[14]      As the grounds of review are set out in the notice of motion it is clear that the review was brought in terms of section 89(4) and (5) of the Act which provides:

‘(4)       A party to a dispute who alleges a defect in any arbitration proceedings in terms of this Part may apply to the Labour Court for an order reviewing and setting aside the award...

(5)        A defect referred to in subsection (4) means –

(a)     that the arbitrator –

(i)            committed misconduct in relation to the duties of an arbitrator;

(ii)          committed a gross irregularity in the conduct of the arbitration proceedings; or

(iii)         exceeded the arbitrator’s power; or...’

The Parties Submissions

[15]      Mr Jones submitted that, throughout the arbitration, the conduct of the arbitrator can be regarded as a misconduct in respect of her duties and that she consequently committed a gross irregularity. He referred the Court to several extracts from the record which he submitted in which the arbitrator mishandled the arbitration proceedings by descending into the arena and repeatedly intervened or taking over the cross-examination of witnesses under the guise of asking questions for clarity sake, effectively assisting the first respondent and curbing the applicant’s representative’s cross-examination.

[16]      Ms Nambinga in turn submitted that the arbitrator conducted the proceedings judicially and fairly and sought to assist the parties throughout the proceedings and referred the Court to extracts of the record illustrating the instances where the arbitrator facilitated the proceedings by guiding the inexperienced parties where necessary. It is denied that the arbitrator either committed misconduct or a gross irregularity.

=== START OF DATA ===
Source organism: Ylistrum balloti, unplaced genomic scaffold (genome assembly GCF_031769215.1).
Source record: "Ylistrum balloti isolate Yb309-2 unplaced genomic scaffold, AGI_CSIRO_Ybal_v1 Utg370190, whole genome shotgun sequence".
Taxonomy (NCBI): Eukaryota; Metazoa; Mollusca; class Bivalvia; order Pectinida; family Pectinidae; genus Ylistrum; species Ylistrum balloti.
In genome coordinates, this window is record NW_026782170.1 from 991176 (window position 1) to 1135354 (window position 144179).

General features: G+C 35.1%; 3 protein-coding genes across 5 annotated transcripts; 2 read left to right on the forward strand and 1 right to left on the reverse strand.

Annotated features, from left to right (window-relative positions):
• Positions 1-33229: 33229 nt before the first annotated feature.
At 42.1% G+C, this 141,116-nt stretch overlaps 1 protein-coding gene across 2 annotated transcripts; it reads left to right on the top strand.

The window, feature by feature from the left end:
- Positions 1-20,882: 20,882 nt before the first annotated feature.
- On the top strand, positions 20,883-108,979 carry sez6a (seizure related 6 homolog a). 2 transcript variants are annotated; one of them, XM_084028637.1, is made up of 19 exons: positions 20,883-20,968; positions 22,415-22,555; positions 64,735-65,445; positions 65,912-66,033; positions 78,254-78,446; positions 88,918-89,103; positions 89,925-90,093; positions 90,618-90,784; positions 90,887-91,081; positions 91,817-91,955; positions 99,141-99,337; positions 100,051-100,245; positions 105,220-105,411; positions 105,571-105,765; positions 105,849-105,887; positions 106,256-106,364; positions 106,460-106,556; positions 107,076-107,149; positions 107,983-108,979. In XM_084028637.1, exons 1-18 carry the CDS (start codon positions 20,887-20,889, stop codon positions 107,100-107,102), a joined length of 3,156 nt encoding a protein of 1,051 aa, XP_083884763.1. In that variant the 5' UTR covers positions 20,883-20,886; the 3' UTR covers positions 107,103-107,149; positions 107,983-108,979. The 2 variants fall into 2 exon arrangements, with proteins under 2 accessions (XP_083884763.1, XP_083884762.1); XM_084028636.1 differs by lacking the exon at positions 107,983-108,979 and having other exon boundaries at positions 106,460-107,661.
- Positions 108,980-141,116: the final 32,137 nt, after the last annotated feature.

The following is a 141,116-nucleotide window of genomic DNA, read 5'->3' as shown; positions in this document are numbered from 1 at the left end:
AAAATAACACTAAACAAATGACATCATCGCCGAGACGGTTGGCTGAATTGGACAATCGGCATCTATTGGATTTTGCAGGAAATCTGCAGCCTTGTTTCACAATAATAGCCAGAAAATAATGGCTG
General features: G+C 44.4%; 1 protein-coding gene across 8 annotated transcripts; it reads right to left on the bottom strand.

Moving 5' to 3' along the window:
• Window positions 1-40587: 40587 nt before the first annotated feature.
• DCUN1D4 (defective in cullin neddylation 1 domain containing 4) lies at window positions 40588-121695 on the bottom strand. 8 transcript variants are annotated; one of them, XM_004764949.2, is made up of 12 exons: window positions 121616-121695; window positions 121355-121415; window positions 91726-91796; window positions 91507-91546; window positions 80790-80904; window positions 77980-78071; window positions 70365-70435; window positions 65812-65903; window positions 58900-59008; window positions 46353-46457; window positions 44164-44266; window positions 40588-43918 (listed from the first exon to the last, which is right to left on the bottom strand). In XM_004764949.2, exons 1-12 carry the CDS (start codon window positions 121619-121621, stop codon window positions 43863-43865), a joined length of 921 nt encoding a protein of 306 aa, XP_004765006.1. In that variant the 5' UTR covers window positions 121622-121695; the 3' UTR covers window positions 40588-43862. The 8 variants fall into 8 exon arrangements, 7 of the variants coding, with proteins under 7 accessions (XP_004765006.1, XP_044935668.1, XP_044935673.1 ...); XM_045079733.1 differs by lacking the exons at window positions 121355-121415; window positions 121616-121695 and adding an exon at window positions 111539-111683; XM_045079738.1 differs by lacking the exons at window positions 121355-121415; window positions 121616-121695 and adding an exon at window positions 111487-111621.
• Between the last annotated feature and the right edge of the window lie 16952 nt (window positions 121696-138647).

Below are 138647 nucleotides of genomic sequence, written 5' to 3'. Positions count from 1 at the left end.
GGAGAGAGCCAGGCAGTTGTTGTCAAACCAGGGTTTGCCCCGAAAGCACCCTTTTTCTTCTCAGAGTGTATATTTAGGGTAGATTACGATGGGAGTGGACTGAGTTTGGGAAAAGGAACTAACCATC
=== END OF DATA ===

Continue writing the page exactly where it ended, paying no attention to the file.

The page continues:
Arbitration proceedings:

[17]      The arbitration proceedings commenced on 16 September 2015. During the said proceedings, the applicant and the first respondent were represented.

[18]      From the record it is evident that the arbitrator is well acquainted with her role as an arbitrator. At the commencement of the arbitration proceedings, the arbitrator explained to the parties that she was independent and impartial where after she went to great lengths to explain the procedure to the parties step by step. The arbitrator covered issues from opening statements to cross-examination, re-examination, closing arguments, objections and also the right of the arbitrator to ask questions in clarification of issues[10]

[19]       The proceedings started off well enough but went fast downhill as the arbitrator continuously intervened during the evidence-in-chief of the witnesses. During cross-examination of the witnesses of QKR, the arbitrator under the pretext of clarifying issues launched into cross-examination of the said witnesses, effectively taking over the cross-examination on behalf of Mr Xoagub’s representative.